Later, another good Samaritan on the scene of the shooting pointed out to responding officers where he thought the shots had been fired from — a fifth floor in the AVA apartment building across from the Edmund Burke School.

That tip allowed police to stage counter-snipers with their weapons trained on Spencer’s apartment.

By that point, however, police now believe Spencer had left his sniper’s position at the window, barricaded the door of his apartment with the refrigerator and retreated to a bathroom where he kept tabs on police closing in using a video baby monitor he had rigged up in the apartment hallway.

Asked if he would have given the order to shoot had the gunman appeared in the window, Contee replied, “I would have given the green light in a heartbeat. Absolutely.”

When police attempted to enter Apartment 511 at 8:36 p.m. that night, several hours after the shooting spree began and about an hour after police identified Spencer as the suspected shooter, the man fatally shot himself in the bathroom.

Contee said police have spent the past three weeks tracking Spencer’s whereabouts leading up to the shooting.

The night before the shooting, Spencer, who also had an apartment in Fairfax County, traveled from Virginia to Van Ness using a ride-hailing car. Surveillance video footage form the D.C. apartment building, released by police Thursday, shows him pushing a large suitcase investigators believe he used to transport six firearms found in the D.C. apartment.

Both apartments were “sparsely decorated,” Contee said.

In the D.C. apartment, there was a bed, two tables covered in high-powered weaponry, and no more than three items of clothing hung in a closet. Neighbors of both apartment said they never saw any friends or visitors.

Det. Joshua Branson, the lead detective on the case, said police have some phone records but they have not yet found Spencer’s phone.

Spencer lost touch with his family last year, Branson said.

“He moved out one day last year and kind of dropped off of the grid, if you will,” Branson said.

Investigators are still piecing together his financial records, saying he racked up several thousand dollars in credit card bills, but police aren’t sure yet how he paid for his two apartments.

The firearms — six guns in the D.C. apartment and three unassembled firearms in the Virginia apartment — were legally purchased, Contee said, and background checks showed no criminal history.

“When you say a true loner, this individual at least for the last year or so and prior to that, really, really defines a loner, in my view,” Contee said.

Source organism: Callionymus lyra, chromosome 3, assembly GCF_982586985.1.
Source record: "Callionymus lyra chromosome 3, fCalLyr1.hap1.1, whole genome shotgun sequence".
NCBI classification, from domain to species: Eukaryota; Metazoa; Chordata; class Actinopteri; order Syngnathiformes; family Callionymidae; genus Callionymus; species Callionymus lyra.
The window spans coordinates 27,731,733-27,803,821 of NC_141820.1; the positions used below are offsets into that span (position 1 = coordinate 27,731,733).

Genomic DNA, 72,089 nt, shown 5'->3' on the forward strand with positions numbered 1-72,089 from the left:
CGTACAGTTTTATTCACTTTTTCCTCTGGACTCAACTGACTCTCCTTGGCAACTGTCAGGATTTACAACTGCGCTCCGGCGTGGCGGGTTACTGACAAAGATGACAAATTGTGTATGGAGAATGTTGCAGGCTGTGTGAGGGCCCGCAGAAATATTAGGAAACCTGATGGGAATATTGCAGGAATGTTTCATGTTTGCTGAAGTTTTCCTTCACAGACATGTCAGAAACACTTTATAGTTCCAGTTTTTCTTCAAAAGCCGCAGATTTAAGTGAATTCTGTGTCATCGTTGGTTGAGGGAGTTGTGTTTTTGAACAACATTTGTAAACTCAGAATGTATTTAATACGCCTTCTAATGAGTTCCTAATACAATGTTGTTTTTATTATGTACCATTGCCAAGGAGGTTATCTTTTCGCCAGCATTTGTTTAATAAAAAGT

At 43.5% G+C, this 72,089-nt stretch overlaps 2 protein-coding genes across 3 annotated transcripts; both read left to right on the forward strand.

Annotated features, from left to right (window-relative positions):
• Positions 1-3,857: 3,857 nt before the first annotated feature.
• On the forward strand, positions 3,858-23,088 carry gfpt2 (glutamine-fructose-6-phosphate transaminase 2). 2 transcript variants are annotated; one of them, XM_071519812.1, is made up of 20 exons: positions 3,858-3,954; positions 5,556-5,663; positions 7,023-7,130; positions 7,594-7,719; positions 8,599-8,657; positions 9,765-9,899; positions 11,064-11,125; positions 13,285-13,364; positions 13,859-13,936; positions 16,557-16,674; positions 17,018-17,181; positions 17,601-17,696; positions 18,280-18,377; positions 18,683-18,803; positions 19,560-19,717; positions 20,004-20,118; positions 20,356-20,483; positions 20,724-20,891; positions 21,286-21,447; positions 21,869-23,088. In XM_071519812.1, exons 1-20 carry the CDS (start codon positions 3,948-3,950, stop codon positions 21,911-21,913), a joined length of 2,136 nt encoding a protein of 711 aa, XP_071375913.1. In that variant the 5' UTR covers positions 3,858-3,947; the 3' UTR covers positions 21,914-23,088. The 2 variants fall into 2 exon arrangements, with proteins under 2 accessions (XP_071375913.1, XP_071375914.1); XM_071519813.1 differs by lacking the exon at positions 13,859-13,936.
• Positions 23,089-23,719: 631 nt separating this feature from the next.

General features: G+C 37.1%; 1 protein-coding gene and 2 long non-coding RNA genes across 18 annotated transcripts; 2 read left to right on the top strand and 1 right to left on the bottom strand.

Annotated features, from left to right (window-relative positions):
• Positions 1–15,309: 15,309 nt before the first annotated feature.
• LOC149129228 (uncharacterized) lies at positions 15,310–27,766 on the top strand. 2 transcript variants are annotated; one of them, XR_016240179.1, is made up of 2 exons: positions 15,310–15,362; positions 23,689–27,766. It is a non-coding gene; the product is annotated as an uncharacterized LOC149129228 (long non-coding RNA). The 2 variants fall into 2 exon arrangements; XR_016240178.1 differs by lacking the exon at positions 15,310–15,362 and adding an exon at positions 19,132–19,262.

During the briefing Thursday, Contee praised an off-duty officer who was working security at the Edmund Burke School, Officer William James Peterson, for quickly calling in the report of the shooting at 3:18 p.m. that Friday, as the school was preparing to dismiss for the day.

Peterson is “just a hero in my book,” Contee said, for quickly identifying the active shooter situation unfolding and assessing the scene.

The chief also praised Second District Cmdr. Duncan Bedlion for taking control of the situation after racing to the scene, and, essentially locking down access to the area, which Contee said may have saved lives.

“Oftentimes when you hear you have a shooting or you have victims, officers will rush in to a particular location,” Contee said. “And had they rushed in to this particular location, I don’t even want to imagine how many police officers or first responders we might be talking about right now.”

All told, four people were injured in the shooting, a 12-year-old girl who was walking through the elevated glass bridge; a 47-year-old woman who was waiting in her vehicle at the school pickup location, a 63-year-old woman who suffered a slight graze wound and was treated at the scene; and a 56-year-old retired police officer who remains in the hospital.

Contee said he visited the retired officer in the hospital recently.

“He is so incredibly grateful and thankful to be alive today,” Contee said.

WTOP’s Kristi King contributed to this report.

Jack Moore

Jack Moore joined WTOP.com as a digital writer/editor in July 2016. Previous to his current role, he covered federal government management and technology as the news editor at Nextgov.com, part of Government Executive Media Group.